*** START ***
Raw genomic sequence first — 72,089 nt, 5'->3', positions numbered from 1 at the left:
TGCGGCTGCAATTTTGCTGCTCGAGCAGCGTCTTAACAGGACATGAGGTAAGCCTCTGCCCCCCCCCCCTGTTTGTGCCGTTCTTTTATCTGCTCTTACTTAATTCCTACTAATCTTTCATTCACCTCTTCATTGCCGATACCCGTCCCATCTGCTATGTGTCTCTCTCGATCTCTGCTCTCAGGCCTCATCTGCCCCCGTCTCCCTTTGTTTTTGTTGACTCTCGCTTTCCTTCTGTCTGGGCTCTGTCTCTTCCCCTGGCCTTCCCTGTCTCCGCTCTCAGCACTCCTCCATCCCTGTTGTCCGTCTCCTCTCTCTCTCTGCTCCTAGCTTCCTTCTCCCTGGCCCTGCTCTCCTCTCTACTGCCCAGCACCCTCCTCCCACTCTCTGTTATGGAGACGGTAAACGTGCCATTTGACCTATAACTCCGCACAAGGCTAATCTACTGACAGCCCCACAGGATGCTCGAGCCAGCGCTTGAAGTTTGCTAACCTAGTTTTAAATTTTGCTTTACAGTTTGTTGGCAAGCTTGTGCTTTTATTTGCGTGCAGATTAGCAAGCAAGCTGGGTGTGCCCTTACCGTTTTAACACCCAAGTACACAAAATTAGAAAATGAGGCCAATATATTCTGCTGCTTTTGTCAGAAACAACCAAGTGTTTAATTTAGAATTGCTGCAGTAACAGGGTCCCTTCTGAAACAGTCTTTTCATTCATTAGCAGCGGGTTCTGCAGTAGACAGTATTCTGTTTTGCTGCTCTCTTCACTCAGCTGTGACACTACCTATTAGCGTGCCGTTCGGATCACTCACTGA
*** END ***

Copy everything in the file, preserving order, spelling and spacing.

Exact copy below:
Raw genomic sequence first — 72,089 nt, 5'->3', positions numbered from 1 at the left:
TGCGGCTGCAATTTTGCTGCTCGAGCAGCGTCTTAACAGGACATGAGGTAAGCCTCTGCCCCCCCCCCCTGTTTGTGCCGTTCTTTTATCTGCTCTTACTTAATTCCTACTAATCTTTCATTCACCTCTTCATTGCCGATACCCGTCCCATCTGCTATGTGTCTCTCTCGATCTCTGCTCTCAGGCCTCATCTGCCCCCGTCTCCCTTTGTTTTTGTTGACTCTCGCTTTCCTTCTGTCTGGGCTCTGTCTCTTCCCCTGGCCTTCCCTGTCTCCGCTCTCAGCACTCCTCCATCCCTGTTGTCCGTCTCCTCTCTCTCTCTGCTCCTAGCTTCCTTCTCCCTGGCCCTGCTCTCCTCTCTACTGCCCAGCACCCTCCTCCCACTCTCTGTTATGGAGACGGTAAACGTGCCATTTGACCTATAACTCCGCACAAGGCTAATCTACTGACAGCCCCACAGGATGCTCGAGCCAGCGCTTGAAGTTTGCTAACCTAGTTTTAAATTTTGCTTTACAGTTTGTTGGCAAGCTTGTGCTTTTATTTGCGTGCAGATTAGCAAGCAAGCTGGGTGTGCCCTTACCGTTTTAACACCCAAGTACACAAAATTAGAAAATGAGGCCAATATATTCTGCTGCTTTTGTCAGAAACAACCAAGTGTTTAATTTAGAATTGCTGCAGTAACAGGGTCCCTTCTGAAACAGTCTTTTCATTCATTAGCAGCGGGTTCTGCAGTAGACAGTATTCTGTTTTGCTGCTCTCTTCACTCAGCTGTGACACTACCTATTAGCGTGCCGTTCGGATCACTCACTGA